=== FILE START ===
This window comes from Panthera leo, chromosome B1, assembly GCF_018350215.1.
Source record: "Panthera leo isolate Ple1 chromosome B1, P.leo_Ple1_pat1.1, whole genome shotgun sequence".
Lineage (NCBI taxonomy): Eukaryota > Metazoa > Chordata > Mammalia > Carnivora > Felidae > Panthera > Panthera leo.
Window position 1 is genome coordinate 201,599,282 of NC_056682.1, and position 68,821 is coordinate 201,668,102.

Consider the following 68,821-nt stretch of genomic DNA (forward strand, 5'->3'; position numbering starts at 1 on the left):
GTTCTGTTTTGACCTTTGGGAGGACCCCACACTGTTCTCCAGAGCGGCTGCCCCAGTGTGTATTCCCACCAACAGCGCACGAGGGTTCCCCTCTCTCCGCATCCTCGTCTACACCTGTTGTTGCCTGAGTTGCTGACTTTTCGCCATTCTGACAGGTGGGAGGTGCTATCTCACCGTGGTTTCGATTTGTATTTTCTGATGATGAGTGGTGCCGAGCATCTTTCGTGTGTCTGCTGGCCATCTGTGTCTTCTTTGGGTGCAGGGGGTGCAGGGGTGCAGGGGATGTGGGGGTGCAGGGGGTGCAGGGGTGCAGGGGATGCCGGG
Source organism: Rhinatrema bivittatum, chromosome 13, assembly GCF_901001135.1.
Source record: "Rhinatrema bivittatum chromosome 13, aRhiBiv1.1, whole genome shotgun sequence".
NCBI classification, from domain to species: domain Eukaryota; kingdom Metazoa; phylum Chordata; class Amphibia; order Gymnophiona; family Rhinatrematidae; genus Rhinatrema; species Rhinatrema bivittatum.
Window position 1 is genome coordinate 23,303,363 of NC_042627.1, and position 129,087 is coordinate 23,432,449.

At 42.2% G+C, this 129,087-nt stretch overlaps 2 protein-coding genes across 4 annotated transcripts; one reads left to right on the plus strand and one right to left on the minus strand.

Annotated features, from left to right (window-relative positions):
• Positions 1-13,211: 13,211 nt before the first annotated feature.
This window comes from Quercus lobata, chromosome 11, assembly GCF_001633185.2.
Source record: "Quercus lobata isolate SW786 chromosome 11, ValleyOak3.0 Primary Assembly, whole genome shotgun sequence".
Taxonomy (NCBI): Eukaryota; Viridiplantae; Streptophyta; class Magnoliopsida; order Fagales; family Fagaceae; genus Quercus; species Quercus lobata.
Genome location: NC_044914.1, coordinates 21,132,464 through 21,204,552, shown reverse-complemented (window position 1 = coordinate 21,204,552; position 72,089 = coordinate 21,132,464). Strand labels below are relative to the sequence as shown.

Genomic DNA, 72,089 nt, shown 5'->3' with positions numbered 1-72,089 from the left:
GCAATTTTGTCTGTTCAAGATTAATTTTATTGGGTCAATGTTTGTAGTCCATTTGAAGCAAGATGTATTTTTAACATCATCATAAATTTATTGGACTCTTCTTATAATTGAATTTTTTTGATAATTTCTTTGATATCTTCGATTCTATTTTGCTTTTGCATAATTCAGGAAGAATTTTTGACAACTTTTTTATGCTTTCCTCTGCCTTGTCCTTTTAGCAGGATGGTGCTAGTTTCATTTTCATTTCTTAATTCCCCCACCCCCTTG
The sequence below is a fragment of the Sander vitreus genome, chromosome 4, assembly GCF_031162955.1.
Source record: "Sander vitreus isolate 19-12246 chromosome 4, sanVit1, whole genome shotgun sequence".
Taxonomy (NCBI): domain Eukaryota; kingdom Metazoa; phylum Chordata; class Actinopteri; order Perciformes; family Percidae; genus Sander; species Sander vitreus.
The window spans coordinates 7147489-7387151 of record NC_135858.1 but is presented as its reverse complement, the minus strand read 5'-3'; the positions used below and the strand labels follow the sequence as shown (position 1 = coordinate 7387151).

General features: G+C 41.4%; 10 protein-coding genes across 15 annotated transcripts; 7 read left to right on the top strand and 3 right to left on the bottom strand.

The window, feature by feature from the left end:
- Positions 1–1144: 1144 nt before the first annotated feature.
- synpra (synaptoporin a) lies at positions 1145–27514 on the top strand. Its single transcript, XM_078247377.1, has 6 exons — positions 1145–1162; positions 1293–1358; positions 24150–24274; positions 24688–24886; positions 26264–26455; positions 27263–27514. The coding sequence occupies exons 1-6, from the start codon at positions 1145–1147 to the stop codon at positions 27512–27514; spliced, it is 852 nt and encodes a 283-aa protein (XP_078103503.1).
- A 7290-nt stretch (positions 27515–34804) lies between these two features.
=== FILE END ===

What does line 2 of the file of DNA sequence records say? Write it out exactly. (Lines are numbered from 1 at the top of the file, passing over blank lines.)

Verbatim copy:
Source record: "Panthera leo isolate Ple1 chromosome B1, P.leo_Ple1_pat1.1, whole genome shotgun sequence".